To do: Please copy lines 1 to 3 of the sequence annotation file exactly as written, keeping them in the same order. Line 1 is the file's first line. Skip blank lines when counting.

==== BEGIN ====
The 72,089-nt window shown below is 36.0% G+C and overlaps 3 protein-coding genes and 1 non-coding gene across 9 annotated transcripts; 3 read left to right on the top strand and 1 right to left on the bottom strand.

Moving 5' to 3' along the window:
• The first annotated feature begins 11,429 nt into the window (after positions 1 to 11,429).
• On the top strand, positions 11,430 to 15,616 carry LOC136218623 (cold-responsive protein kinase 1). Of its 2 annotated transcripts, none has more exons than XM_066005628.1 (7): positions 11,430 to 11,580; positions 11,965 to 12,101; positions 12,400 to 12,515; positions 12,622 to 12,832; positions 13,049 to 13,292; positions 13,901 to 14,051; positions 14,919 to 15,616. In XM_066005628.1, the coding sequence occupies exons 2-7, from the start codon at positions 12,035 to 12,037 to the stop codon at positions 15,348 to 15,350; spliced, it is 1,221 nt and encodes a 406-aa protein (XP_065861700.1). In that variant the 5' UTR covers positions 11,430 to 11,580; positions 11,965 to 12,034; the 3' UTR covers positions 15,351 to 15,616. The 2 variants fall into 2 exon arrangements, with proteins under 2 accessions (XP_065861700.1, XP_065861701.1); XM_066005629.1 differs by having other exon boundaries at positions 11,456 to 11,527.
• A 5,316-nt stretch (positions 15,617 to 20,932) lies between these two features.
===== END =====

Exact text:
The 72,089-nt window shown below is 36.0% G+C and overlaps 3 protein-coding genes and 1 non-coding gene across 9 annotated transcripts; 3 read left to right on the top strand and 1 right to left on the bottom strand.

Moving 5' to 3' along the window:
• The first annotated feature begins 11,429 nt into the window (after positions 1 to 11,429).